Family/civil Legal Aid: For non-criminal cases
Qualifying for family/civil Legal Aid
How is family/civil Legal Aid different from criminal Legal Aid?
Family/civil Legal Aid is financial help provided by the government to help you get a lawyer if you cannot afford one.
The Legal Services Act divides Legal Aid into two categories: “criminal” Legal Aid and “civil” Legal Aid:
- Criminal – if you’ve been charged with a criminal offence, see: “Criminal Legal Aid”.
- Civil – all cases that aren’t criminal. In practice, the Legal Aid administrators divide the “civil” category into two further categories:
- Family – for cases going through the Family Court
- Civil – for all other cases (e.g., employment issues).
This chapter uses the term “family/civil Legal Aid” to refer to all Legal Aid applications that aren’t for criminal cases.
If you’re going through the Family Court, you should look into getting Family Legal Advice Service (“FLAS”) before applying for family/civil Legal Aid.
You can use FLAS at any stage of a dispute, and most family/civil Legal Aid providers offer FLAS. They can advise whether you need to apply for Legal Aid and can help you with the application. For more information about FLAS, see: “Can a lawyer represent me in a Parenting Order case?”.
Who can get family/civil Legal Aid?
You don’t have to be a New Zealand citizen or permanent resident to be able to get Legal Aid.
Applicants must be a person (rather than a business or a group), apart from some applications before the Waitangi Tribunal.
If you’re under 16 you can still get family/civil Legal Aid, but you’ll usually need to have an adult (someone 20 or over) apply on your behalf. If you’re 16, 17, 18 or 19, Legal Aid Services can take your parents’ assets into account if you’re still living with them or being supported by them when deciding whether you qualify for Legal Aid and how much you should have to repay.
Am I eligible to get family/civil Legal Aid?
The decision whether to grant you Legal Aid will be made by Legal Aid Services at the Ministry of Justice. They’ll decide on the basis of two key sets of factors:
- whether you can afford a lawyer (see: “Financial eligibility for Legal Aid”), and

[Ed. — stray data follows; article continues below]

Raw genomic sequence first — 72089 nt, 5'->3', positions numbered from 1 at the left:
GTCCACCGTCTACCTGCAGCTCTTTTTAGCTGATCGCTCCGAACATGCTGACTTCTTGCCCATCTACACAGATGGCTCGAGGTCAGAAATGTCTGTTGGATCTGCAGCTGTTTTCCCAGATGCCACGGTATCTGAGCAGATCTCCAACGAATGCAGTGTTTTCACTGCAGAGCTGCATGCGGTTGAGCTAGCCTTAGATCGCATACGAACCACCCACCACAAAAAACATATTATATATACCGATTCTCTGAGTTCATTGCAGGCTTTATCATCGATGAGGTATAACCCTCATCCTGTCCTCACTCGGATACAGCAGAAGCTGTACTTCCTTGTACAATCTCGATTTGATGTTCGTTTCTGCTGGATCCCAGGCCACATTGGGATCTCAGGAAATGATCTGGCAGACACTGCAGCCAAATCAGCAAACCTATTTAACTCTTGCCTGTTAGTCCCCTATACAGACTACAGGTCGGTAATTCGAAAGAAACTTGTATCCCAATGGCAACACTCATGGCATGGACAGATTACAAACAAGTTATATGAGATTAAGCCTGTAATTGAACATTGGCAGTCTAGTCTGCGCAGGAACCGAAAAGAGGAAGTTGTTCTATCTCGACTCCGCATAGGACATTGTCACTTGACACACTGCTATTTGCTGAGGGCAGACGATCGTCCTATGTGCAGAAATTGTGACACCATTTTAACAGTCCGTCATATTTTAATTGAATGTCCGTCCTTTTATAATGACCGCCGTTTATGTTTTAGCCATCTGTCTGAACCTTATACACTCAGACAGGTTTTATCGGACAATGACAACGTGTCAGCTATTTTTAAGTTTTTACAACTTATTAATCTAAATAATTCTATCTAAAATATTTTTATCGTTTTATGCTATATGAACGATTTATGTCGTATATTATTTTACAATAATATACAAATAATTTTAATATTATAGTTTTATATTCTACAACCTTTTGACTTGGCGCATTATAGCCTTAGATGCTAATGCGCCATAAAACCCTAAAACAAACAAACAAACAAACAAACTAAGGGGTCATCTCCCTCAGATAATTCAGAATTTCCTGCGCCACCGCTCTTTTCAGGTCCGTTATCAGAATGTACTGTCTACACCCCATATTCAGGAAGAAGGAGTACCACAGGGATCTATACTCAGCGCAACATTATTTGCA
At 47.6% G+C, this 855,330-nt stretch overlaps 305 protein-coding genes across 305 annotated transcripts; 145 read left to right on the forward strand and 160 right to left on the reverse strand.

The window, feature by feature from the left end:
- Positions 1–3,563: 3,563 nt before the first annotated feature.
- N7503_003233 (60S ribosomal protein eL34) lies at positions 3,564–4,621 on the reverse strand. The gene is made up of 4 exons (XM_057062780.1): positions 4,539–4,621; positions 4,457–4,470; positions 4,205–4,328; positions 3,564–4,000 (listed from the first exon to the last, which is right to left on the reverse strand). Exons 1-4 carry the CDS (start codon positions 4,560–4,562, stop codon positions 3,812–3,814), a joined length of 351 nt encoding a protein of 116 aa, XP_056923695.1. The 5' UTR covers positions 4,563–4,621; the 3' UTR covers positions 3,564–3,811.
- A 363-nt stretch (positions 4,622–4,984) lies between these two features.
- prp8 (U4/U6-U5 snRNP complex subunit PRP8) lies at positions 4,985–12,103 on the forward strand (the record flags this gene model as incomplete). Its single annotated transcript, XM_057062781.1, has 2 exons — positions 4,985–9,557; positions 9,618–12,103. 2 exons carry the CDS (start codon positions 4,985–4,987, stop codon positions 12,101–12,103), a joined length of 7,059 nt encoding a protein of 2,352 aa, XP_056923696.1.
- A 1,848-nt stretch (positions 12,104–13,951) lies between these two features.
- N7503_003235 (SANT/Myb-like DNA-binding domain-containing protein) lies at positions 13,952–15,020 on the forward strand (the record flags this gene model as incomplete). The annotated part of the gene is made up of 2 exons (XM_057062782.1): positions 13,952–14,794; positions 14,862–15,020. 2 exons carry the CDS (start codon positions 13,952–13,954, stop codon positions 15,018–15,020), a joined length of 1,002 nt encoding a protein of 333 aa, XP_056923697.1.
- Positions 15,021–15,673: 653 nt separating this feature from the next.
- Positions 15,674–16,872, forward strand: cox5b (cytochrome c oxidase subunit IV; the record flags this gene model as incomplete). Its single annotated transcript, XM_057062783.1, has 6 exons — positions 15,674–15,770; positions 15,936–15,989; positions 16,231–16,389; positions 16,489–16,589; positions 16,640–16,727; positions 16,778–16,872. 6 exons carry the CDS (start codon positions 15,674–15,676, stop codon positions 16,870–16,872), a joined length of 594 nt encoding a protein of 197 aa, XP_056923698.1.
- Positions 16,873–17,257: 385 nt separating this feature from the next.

- the specific nature of your case.
If you’re on a benefit, you’ll usually meet the financial criteria to get Legal Aid.
Specific nature of your case
Legal Aid Services will also consider the specific factors about your case:
- Reasonable grounds – To qualify for Legal Aid, you must have “reasonable grounds”. This means that you, personally, are affected by the case. You’ll almost always have “reasonable grounds” if your case involves children (for example, a dispute about day-to-day care or contact), or family/domestic violence or mental health.
- Chances of winning – Legal Aid Services will also look at your chances of winning your case (your “prospects of success”). This test applies to all cases that are basically about money (or damage that can be compensated by money). This test won’t apply to cases in the Family Court (except for relationship property and maintenance cases).
- The cost of your case compared to the potential benefits – You can be refused if Legal Aid Services considers that how much you will have to pay a lawyer will end up being more that you might get from winning your case (for example, if you have a good case but the other side has limited money to pay you with).
- Other options available to you – Legal Aid might decline your application if you have other options to resolve your dispute (for example, complaining to the Health and Disability Commissioner instead of going to court).
Note: It’s generally harder to be granted legal aid for civil cases (compared to family or criminal cases). There are fewer lawyers who are approved to provide Legal Aid for civil cases. Additionally, civil cases can cost a significant amount of money. You would have to have a likely chance of winning a large sum in order to meet the criteria explained above. It’s recommended to make use of any dispute resolution process available to you before considering a civil claim in court (such as Disputes Tribunal if your claim is less than $30,000, or mediation).